Everything looked good on the bone scan - no growth of what was already there or new spots. I did complain about the pain in my right shoulder. It has been bothering me for a few months and keeps me from sleeping sometimes. Even though I had a great OT, the therapy didn't seem to help my shoulder. Dr. K said that she wanted to see if I had hurt my shoulder in some way - possible sprain or tendonitis? I will be getting an MRI of my right shoulder at the beginning of March. All this time I assumed that it was a side effect of the Femara, but it seems that the joint pain that comes from Femara usually is in the hands or joints on both sides of the body. My pain is focused on my right shoulder.

Going to the oncologist office brought back a lot of triggers from my last surgery. Certain smells and sights made me feel a little nauseous. I couldn't wait to get out of the building and breathe. I tried breathing through my mouth but that doesn't last long, especially when you have crackly lips. Then we walked to the other building to get my monthly shot and it brought back more nausea. The car ride home was spent trying to forget those smells and memories. 

I had read a section of Psalm 119 this morning and this is the verse that jumped out at me. 

My comfort in my suffering is this: Your promise preserves my life.
(vs. 50)

His Word strengthens me, encourages me, challenges me, and brings hope when no one or nothing else can. 

Thursday, February 23, 2012

Just Thinking

Surgery does this thing to you. Finding out you have a serious, life-threatening illness does the same thing: makes you contemplative. About mistakes you've made in your life. About things you've always wanted to do. About things that you realize don't really matter. About people you need to forgive. About people suffering more than you. About how you want to change and can't seem to change certain parts of yourself. About what God wants you to do next. About how you don't feel like you are living to your full potential as a Christian. About family. About God. About your impact in this world.

What keeps me from living my life fully for Jesus? I know the answer: me. I am trying to let go of those things that don't matter, and cling to Him. I am trying to keep my focus on Jesus, and let Him lead. I am trying to stop fighting the work He wants to do in my heart, and let Him bring about change.

Tuesday, February 21, 2012

Last Week

Last Monday:
  • was starving before my surgery (wanted Portillo's so badly!)
  • had a nurse try to start an IV but collapsed a vein instead
  • had another double surgery (ovaries/fallopian tubes out and last part of reconstruction)
  • was in the operating room for 5 hours
  • was in the post-operating room for 2 hours
  • when finally conscious, had to go to the bathroom (and had to walk to it)
  • threw up
  • cried
Last Tuesday:
  • was feeling really nauseous 
  • had sausage fingers because I was bloated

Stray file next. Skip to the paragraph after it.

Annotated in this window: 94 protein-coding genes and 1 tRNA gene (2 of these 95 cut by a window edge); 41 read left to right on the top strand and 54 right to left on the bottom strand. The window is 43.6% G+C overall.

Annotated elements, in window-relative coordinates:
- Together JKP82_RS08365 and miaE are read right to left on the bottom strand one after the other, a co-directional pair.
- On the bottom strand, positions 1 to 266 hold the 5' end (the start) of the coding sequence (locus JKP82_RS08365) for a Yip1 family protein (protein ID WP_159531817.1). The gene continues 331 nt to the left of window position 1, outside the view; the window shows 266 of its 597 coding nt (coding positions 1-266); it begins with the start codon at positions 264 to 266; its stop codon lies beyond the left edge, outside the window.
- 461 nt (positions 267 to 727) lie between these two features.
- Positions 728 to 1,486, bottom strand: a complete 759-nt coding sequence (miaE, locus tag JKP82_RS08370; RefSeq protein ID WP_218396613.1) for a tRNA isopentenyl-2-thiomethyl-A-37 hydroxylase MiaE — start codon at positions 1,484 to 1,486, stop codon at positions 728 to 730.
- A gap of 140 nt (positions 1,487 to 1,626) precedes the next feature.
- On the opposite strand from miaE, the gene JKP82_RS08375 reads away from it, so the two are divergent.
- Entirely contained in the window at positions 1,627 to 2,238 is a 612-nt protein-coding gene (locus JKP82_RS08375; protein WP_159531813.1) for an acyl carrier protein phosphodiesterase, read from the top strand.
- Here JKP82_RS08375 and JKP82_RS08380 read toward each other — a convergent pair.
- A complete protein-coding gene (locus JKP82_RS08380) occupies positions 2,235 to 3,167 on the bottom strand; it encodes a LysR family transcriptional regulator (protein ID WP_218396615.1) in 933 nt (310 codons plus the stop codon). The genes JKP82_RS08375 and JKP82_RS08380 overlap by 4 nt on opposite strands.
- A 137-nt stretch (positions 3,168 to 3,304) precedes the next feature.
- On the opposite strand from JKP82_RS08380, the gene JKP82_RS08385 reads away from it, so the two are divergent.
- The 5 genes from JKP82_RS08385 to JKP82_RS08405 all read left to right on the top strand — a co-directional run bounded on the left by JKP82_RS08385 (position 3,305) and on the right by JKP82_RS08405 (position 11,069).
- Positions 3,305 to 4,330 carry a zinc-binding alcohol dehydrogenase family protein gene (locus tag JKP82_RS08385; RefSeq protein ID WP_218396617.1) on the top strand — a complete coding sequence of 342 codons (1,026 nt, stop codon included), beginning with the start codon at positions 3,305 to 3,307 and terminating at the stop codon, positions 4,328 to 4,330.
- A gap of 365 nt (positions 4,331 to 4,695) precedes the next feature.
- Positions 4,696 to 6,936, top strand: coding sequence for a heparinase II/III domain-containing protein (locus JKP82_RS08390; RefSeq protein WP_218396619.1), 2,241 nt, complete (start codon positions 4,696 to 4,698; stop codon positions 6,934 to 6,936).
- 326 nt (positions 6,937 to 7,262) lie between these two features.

• very sensitive to smells
  • very sensitive to taste (like morning sickness) (funny taste in my mouth)
  • came home at 8 pm
  • cried because I was in pain, wanted to lay down, but couldn't
  • had a huge air bubble inside of me (apparently, they blow you up when they do surgery laproscopically and air gets stuck inside when they sew you up again) (as you lay down, that air bubble travels across your body like you have a little critter inside of you) (painful)
  • realized that anesthesia doesn't agree with me
  • cried a lot
Last Wednesday:
  • ate little bits at a time because my stomach had not eaten and because my body was filled with that air bubble
  • still nauseous
  • still extremely sensitive to smells
  • still had a funny taste in my mouth
  • still had sausage fingers
  • found comfort listening to Moody Radio
  • cried to my husband
Last Thursday:
  • got back to reading the Bible by myself
  • got more of an appetite
  • less bloating
  • less of that funny taste in my mouth
  • could feel the air bubble getting smaller
Last Saturday:
  • no more need for Tylenol
  • more appetite
  • less funny taste in my mouth
  • felt like I was going to live
  • minimal pain (compared to the last surgery and c-sections)
  • glad to be able to read the Bible again
  • grateful for my mom, who has been helping us
  • thankful for all of your prayers
  • struggling with hormone fluctuations
  • learned that my husband ate Portillo's for dinner while I was in post-op
  • really wanting to live for Jesus

Friday, February 17, 2012

Home Again

Thank you for all of your prayers! On Monday, I was in surgery for 5 hours and was in the post-operation room for 2 hours. Apparently, they couldn't wake me up. I came home Tuesday night because I thought that I could recover better at home. Not a good idea, but I am okay now. Each day is getting better. Please continue to pray for my full recovery. I will write more details later.

Thursday, February 16, 2012

My Homeschool Odyssey, Part 2

Here is Part 1.

When A2 started preschool something wasn't right. I would call her and she would zone out and not respond. Sometimes, she would start walking and zone out. One time, this happened in a busy parking lot. I freaked out. That was when we knew that we needed to call the doctor. We had to go to a pediatric neurologist and she was diagnosed with absence seizures (or petit mal seizures).